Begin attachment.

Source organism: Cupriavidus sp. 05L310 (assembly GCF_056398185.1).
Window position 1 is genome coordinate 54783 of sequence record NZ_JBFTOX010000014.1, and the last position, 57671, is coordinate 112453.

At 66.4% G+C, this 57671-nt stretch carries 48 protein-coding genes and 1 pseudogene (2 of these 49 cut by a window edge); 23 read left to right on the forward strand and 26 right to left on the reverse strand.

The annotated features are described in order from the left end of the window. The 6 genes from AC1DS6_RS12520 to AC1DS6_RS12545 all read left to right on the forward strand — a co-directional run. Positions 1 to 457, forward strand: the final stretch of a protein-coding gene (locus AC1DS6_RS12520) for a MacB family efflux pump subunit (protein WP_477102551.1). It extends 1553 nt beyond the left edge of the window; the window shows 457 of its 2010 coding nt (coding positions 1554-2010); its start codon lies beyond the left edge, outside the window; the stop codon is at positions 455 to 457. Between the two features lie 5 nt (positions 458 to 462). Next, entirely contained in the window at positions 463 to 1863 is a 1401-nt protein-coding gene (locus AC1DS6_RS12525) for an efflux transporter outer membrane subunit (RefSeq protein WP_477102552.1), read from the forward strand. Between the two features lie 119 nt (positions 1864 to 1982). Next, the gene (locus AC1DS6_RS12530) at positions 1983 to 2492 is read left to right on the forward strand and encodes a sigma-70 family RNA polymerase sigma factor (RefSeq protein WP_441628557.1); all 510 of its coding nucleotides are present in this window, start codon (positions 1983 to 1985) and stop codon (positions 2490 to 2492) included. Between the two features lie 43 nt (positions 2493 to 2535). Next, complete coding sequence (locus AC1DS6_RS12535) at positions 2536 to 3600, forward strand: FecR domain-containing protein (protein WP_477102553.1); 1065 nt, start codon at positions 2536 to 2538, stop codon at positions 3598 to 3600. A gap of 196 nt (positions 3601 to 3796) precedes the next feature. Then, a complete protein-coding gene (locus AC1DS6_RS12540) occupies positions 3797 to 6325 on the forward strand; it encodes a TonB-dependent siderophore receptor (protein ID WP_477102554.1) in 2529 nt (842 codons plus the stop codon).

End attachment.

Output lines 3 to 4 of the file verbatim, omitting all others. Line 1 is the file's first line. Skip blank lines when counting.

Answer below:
At 66.4% G+C, this 57671-nt stretch carries 48 protein-coding genes and 1 pseudogene (2 of these 49 cut by a window edge); 23 read left to right on the forward strand and 26 right to left on the reverse strand.

The annotated features are described in order from the left end of the window. The 6 genes from AC1DS6_RS12520 to AC1DS6_RS12545 all read left to right on the forward strand — a co-directional run. Positions 1 to 457, forward strand: the final stretch of a protein-coding gene (locus AC1DS6_RS12520) for a MacB family efflux pump subunit (protein WP_477102551.1). It extends 1553 nt beyond the left edge of the window; the window shows 457 of its 2010 coding nt (coding positions 1554-2010); its start codon lies beyond the left edge, outside the window; the stop codon is at positions 455 to 457. Between the two features lie 5 nt (positions 458 to 462). Next, entirely contained in the window at positions 463 to 1863 is a 1401-nt protein-coding gene (locus AC1DS6_RS12525) for an efflux transporter outer membrane subunit (RefSeq protein WP_477102552.1), read from the forward strand. Between the two features lie 119 nt (positions 1864 to 1982). Next, the gene (locus AC1DS6_RS12530) at positions 1983 to 2492 is read left to right on the forward strand and encodes a sigma-70 family RNA polymerase sigma factor (RefSeq protein WP_441628557.1); all 510 of its coding nucleotides are present in this window, start codon (positions 1983 to 1985) and stop codon (positions 2490 to 2492) included. Between the two features lie 43 nt (positions 2493 to 2535). Next, complete coding sequence (locus AC1DS6_RS12535) at positions 2536 to 3600, forward strand: FecR domain-containing protein (protein WP_477102553.1); 1065 nt, start codon at positions 2536 to 2538, stop codon at positions 3598 to 3600. A gap of 196 nt (positions 3601 to 3796) precedes the next feature. Then, a complete protein-coding gene (locus AC1DS6_RS12540) occupies positions 3797 to 6325 on the forward strand; it encodes a TonB-dependent siderophore receptor (protein ID WP_477102554.1) in 2529 nt (842 codons plus the stop codon).